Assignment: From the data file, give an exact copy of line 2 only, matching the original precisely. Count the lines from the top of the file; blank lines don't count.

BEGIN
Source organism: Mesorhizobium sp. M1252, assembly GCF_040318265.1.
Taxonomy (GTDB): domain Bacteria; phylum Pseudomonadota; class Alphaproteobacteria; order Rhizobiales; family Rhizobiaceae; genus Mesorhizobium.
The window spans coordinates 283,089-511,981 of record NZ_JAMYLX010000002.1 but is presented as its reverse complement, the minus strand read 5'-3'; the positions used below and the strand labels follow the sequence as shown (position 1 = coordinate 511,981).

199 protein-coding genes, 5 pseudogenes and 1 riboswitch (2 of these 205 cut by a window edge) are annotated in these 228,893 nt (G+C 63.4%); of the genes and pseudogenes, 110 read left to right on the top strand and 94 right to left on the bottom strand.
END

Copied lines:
Taxonomy (GTDB): domain Bacteria; phylum Pseudomonadota; class Alphaproteobacteria; order Rhizobiales; family Rhizobiaceae; genus Mesorhizobium.